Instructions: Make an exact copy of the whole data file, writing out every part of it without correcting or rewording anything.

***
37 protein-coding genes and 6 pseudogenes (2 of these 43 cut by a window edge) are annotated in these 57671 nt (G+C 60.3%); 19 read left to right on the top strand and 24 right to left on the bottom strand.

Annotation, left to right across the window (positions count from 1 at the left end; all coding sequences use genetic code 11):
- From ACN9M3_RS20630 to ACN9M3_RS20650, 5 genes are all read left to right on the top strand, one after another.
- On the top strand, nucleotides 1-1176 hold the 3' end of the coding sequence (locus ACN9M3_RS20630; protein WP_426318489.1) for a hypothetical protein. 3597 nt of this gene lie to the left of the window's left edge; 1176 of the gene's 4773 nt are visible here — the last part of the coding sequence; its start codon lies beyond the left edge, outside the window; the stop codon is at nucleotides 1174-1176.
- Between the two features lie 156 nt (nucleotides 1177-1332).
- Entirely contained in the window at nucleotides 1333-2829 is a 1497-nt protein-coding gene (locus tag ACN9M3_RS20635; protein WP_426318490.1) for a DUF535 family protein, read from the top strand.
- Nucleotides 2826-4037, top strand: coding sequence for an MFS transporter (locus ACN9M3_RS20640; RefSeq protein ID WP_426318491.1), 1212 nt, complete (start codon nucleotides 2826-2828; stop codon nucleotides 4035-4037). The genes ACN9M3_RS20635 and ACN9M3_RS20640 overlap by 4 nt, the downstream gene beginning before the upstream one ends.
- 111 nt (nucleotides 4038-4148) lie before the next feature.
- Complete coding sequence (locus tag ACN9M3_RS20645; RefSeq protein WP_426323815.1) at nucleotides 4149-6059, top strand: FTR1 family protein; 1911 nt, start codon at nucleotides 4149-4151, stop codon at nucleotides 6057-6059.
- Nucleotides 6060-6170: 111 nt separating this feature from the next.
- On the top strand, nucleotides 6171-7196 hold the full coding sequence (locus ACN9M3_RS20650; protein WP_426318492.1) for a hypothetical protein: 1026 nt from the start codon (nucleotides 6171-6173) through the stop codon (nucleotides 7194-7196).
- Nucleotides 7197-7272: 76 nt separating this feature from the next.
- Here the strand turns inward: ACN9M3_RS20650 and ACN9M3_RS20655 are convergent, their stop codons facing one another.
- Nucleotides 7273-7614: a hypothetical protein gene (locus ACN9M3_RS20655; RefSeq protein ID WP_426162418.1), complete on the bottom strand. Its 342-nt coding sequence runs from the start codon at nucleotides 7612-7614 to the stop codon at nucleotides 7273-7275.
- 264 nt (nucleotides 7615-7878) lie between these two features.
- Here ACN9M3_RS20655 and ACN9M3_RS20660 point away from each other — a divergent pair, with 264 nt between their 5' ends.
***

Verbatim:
37 protein-coding genes and 6 pseudogenes (2 of these 43 cut by a window edge) are annotated in these 57671 nt (G+C 60.3%); 19 read left to right on the top strand and 24 right to left on the bottom strand.

Annotation, left to right across the window (positions count from 1 at the left end; all coding sequences use genetic code 11):
- From ACN9M3_RS20630 to ACN9M3_RS20650, 5 genes are all read left to right on the top strand, one after another.
- On the top strand, nucleotides 1-1176 hold the 3' end of the coding sequence (locus ACN9M3_RS20630; protein WP_426318489.1) for a hypothetical protein. 3597 nt of this gene lie to the left of the window's left edge; 1176 of the gene's 4773 nt are visible here — the last part of the coding sequence; its start codon lies beyond the left edge, outside the window; the stop codon is at nucleotides 1174-1176.
- Between the two features lie 156 nt (nucleotides 1177-1332).
- Entirely contained in the window at nucleotides 1333-2829 is a 1497-nt protein-coding gene (locus tag ACN9M3_RS20635; protein WP_426318490.1) for a DUF535 family protein, read from the top strand.
- Nucleotides 2826-4037, top strand: coding sequence for an MFS transporter (locus ACN9M3_RS20640; RefSeq protein ID WP_426318491.1), 1212 nt, complete (start codon nucleotides 2826-2828; stop codon nucleotides 4035-4037). The genes ACN9M3_RS20635 and ACN9M3_RS20640 overlap by 4 nt, the downstream gene beginning before the upstream one ends.
- 111 nt (nucleotides 4038-4148) lie before the next feature.
- Complete coding sequence (locus tag ACN9M3_RS20645; RefSeq protein WP_426323815.1) at nucleotides 4149-6059, top strand: FTR1 family protein; 1911 nt, start codon at nucleotides 4149-4151, stop codon at nucleotides 6057-6059.
- Nucleotides 6060-6170: 111 nt separating this feature from the next.
- On the top strand, nucleotides 6171-7196 hold the full coding sequence (locus ACN9M3_RS20650; protein WP_426318492.1) for a hypothetical protein: 1026 nt from the start codon (nucleotides 6171-6173) through the stop codon (nucleotides 7194-7196).
- Nucleotides 7197-7272: 76 nt separating this feature from the next.
- Here the strand turns inward: ACN9M3_RS20650 and ACN9M3_RS20655 are convergent, their stop codons facing one another.
- Nucleotides 7273-7614: a hypothetical protein gene (locus ACN9M3_RS20655; RefSeq protein ID WP_426162418.1), complete on the bottom strand. Its 342-nt coding sequence runs from the start codon at nucleotides 7612-7614 to the stop codon at nucleotides 7273-7275.
- 264 nt (nucleotides 7615-7878) lie between these two features.
- Here ACN9M3_RS20655 and ACN9M3_RS20660 point away from each other — a divergent pair, with 264 nt between their 5' ends.